Lacquer hanging panel
Late Ming dynasty, 17th century
A lacquer hanging panel of rectangular shape. The panel is decorated in two different techniques: it is painted in coloured lacquer (tianqi) and engraved in gold (qiangjin). It shows two main decorative cartouches, one of octafoil shape with a four-clawed dragon chasing a flaming pearl among cloud scrolls. The other cartouche is of square shape with rounded corners and is decorated with a qilin in a landscape setting. Both cartouches are framed in key-fret pattern and are set on a ground of large octagonal diapers, each containing cloud scrolls and separated by wan-symbols. The outer border has bats in panels, alternating with Shou symbols and key-fret pattern. A continuous band of key-fret pattern in gilt forms the outer edge of the panel.
During the late Ming dynasty the techniques of painted colour lacquer (tianqi) and engraved gold (qiangjin) were popular, and the present panel represents a superb example. The painted lacquer technique is achieved by painting on the lacquer surface using a variety of colours, whilst the engraved gold technique is executed by filling lacquer glue and gold powder into hair-like lines engraved into the lacquer surface.1 A circular lacquer dish, decorated in both the qiangjin and tianqi techniques with a dragon amongst cloud scrolls is in the Baoyizhi collection formed by Dr. Hsu, where it is dated 1595.2 A square table top in the Museum für Lackkunst in Munster, Germany, dated circa 1600, is decorated with a very similar dragon panel.3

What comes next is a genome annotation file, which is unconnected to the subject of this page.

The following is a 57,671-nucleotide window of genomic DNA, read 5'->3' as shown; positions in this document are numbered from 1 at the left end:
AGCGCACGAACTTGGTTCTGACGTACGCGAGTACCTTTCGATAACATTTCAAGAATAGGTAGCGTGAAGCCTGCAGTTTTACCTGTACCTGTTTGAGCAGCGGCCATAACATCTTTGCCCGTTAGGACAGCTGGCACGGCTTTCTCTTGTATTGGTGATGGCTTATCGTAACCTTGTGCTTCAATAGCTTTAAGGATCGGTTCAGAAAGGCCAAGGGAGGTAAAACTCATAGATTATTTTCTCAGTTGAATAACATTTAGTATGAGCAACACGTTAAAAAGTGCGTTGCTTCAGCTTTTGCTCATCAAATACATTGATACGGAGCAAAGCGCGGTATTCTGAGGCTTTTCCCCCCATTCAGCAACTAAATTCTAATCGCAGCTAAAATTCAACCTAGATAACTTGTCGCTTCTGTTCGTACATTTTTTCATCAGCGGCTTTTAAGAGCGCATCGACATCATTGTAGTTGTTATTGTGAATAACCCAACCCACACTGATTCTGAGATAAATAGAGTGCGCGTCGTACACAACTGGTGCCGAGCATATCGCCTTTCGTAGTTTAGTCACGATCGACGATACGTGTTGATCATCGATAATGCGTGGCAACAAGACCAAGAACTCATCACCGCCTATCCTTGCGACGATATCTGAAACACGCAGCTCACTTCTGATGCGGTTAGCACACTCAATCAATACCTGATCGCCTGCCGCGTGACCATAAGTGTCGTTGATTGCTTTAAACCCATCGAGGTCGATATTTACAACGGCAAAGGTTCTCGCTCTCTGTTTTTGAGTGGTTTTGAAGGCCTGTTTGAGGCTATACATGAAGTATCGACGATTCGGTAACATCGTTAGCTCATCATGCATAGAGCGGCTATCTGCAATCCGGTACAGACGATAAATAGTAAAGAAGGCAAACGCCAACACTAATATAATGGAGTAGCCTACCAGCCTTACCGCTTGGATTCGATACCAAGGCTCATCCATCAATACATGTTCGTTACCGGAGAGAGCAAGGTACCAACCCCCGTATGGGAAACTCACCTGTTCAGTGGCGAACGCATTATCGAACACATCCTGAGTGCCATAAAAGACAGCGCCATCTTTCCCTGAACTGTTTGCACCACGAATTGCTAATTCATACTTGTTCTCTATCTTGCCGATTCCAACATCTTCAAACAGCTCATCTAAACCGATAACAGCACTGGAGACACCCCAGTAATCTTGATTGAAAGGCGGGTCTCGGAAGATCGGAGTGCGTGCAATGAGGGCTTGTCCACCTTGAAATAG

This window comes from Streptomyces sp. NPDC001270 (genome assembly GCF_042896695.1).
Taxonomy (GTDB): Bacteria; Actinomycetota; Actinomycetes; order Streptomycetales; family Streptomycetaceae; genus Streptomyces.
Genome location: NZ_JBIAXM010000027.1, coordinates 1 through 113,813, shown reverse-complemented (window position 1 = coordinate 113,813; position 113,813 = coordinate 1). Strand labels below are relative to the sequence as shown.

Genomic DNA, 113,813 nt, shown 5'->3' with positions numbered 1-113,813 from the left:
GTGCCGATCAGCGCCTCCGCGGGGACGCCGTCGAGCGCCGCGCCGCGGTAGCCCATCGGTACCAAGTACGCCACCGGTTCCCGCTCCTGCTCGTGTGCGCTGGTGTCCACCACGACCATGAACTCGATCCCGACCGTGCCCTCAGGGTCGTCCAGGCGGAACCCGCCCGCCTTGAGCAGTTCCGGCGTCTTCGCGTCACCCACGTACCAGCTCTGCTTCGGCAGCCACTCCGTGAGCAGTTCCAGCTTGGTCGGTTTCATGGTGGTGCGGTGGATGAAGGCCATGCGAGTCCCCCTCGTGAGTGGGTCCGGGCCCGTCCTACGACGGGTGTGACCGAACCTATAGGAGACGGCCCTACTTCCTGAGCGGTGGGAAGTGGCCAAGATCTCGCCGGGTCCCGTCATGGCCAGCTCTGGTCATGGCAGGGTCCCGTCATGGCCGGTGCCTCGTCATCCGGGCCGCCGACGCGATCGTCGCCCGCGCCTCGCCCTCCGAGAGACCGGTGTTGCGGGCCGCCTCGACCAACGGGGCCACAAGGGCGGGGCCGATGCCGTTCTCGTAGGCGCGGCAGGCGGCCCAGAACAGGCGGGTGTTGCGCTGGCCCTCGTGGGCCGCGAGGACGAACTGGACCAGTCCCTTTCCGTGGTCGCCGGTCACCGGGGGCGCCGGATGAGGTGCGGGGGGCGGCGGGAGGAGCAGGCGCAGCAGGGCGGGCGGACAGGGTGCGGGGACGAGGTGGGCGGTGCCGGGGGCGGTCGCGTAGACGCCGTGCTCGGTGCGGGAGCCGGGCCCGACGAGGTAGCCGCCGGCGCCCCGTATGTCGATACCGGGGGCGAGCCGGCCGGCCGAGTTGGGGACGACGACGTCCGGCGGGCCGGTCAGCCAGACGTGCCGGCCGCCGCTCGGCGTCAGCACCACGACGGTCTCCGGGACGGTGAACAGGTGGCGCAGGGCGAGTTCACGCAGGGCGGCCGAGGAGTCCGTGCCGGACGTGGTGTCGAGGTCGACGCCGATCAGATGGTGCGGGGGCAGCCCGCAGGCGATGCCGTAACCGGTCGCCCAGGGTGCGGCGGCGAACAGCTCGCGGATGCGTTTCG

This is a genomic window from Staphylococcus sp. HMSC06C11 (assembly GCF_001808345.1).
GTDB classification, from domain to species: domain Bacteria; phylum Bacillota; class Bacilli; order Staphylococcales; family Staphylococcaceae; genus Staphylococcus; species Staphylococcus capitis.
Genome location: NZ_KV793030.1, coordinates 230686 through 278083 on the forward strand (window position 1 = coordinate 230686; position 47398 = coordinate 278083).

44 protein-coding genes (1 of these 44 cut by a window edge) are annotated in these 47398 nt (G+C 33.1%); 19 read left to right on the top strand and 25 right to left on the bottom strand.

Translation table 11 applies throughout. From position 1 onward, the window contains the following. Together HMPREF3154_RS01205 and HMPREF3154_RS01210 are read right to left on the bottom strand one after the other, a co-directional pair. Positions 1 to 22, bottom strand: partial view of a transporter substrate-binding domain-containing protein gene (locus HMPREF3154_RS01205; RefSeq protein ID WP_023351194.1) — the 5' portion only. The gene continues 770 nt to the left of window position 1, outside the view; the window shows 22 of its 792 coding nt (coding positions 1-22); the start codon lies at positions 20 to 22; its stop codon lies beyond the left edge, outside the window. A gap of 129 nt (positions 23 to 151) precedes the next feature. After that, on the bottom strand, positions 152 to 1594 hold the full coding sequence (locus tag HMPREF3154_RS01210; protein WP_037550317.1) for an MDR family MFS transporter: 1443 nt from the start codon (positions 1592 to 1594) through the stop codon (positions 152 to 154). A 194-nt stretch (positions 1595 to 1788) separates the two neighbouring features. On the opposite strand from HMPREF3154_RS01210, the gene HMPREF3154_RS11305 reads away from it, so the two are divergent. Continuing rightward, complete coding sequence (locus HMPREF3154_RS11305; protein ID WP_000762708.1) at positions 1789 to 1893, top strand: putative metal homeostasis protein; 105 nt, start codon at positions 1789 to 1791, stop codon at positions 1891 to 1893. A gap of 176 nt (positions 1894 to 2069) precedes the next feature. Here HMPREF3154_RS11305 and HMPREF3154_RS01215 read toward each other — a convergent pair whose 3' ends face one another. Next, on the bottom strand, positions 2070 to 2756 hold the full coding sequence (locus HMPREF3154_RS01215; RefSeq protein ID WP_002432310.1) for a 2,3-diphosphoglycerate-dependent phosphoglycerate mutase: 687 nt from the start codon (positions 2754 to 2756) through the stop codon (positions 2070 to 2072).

- Kwan, S. Chinese Lacquer; The Muwen, Tang Collection Series, vol. 20, Hong Kong 2010, pp. 69, 71
- Lam, P.Y.K. Layered Beauty, The Baoyizhai Collection of Chinese Lacquer, Art Museum, Institute of Chinese Studies, The Chinese University of Hong Kong, 2010, no. 20, pp 60-61
- Kopplin, M. Ostasiatische Lackkkunst, Ausgewählte Arbeiten, Museum für Lackkunst, Münster, 1998, no 16, pp 114-5